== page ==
16. Jason,

    That comment is the key to this discussion in my opinion. As long as the tribes use gill nets to harvest indiscriminately, I will have issue with them. There are methods to harvest selectively. These methods along with habitat improve will truly allow a river to be a viable and complete environmental system once again.

    While we can all work together to improve the habitat, as you stated it is up to the tribes to decide how they harvest. When tribal by catch is eliminated, I will start believing what I hear.
    troutpounder likes this.
  17. Mr. Pounder- Your beef lies with the Supreme Court and the US govt. The US signed a treaty with the Tribes guaranteeing them the right to hunt and fish in their usual and accustomed areas, in common with the people of the land. The court interpreted this as 50%, and it has been settled for a good while now. You might not be happy about it, but it isn't going to change anytime soon.

    We take into account "that many fish" when we are planning for preseason and track it in season. Coho are healthy on the Stilly and they can handle harvest and still be productive for generations to come. I know it is hard for folks to wrap their mind around, but sport impacts are significant too, just diffuse and not in your face. We have 5 guys or so out fishing (yes, with nets), how many non-treaty folks are impacting Stilly Coho in the river and salt? For many years (and this year is no exception), our netting has never been the majority of impact on Stilly CO, when you look at all the Stilly fish harvested from AK on down.
    Skeena88 likes this.
  18. What "by catch" are you referring to? You can be selective by when you choose to fish in the river. The species come into the river at different times and we limit our impacts by the weeks we fish and the mesh size we use. For example we have only caught a handful of CK (<10) and and one chum during CO mgmt this year (I don't have the numbers right in front of me at home). The CK impacts during CO are included in the preseason planning so that the total ER doesn't go above 0.15 in all (treaty and non) southern US fisheries.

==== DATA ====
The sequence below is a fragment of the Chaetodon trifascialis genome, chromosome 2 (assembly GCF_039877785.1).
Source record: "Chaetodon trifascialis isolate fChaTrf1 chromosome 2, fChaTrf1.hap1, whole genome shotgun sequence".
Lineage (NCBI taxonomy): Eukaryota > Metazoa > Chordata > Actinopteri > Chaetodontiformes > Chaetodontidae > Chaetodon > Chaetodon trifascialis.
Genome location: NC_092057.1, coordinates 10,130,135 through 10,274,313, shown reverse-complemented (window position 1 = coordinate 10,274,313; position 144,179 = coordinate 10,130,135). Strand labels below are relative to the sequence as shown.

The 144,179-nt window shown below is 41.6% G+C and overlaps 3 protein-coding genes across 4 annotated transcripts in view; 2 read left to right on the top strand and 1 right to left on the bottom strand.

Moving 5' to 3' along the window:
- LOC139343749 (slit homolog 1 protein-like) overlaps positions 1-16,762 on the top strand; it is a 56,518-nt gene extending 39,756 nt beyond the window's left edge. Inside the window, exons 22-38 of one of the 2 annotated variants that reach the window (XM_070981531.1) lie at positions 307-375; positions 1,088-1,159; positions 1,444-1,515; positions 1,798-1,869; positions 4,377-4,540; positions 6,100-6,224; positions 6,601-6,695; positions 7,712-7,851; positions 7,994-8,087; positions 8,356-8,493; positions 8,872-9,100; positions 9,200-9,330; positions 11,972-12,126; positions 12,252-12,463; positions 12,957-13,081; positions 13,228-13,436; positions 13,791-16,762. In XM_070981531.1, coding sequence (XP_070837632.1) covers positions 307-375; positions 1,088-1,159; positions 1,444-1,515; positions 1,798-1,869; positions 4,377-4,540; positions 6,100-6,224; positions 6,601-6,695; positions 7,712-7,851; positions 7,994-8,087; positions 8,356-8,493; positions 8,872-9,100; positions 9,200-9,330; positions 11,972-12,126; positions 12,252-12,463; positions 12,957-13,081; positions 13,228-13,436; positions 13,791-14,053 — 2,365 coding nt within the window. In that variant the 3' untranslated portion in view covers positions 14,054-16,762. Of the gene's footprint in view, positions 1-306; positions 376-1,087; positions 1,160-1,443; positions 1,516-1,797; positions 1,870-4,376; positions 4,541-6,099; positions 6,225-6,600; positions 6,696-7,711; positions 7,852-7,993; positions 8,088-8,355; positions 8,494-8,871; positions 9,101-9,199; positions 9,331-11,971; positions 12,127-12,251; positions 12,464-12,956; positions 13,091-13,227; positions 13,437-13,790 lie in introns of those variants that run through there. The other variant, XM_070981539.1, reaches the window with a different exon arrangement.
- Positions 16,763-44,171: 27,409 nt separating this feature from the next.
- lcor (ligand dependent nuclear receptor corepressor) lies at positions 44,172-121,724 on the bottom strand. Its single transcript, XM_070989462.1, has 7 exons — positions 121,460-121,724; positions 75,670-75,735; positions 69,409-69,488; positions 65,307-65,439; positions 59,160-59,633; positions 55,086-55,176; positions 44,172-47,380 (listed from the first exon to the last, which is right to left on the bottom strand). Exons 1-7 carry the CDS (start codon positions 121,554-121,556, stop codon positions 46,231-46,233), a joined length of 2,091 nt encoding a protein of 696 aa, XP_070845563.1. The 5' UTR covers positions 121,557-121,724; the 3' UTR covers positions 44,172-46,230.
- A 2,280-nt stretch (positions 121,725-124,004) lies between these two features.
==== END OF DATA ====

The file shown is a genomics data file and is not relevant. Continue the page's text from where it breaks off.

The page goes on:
I think folks blow the by-catch thing way out of proportion. The real problem is fishing in mixed stock areas (i.e. the Sound). It is very difficult to protect the weak stocks in that environment. We would manage a lot more effectively if all fisheries took place in the river.
    Skeena88 and rymo like this.
  19. All fish retained in treaty fisheries (even take home ones that aren't sold) are counted and reported on fish tickets. I can post the final numbers after each mgmt period if folks would find that interesting. It is probably fewer than you think.

    Typically very few STLHD are caught during Chum mgmt, but I would need to go into the database to give exact numbers (~<10). Most, if not all, are hatchery STLHD. We typically have a small STLHD fishery in Dec. and early Jan that targets the hatchery run. We stop in mid-January to let the wild fish up. The Tribes (Tulalip, Stilly) have agreed to not have a directed fishery for Stillaguamish summer stlhd, and instead take their summer allocation out of the winter hatchery run.
  20. there are nearly 21,000 members of this forum. how can you possibly suggest that you know, even roughly, what percentage of them disagree with you on this issue? how can you learn anything when you already know everything?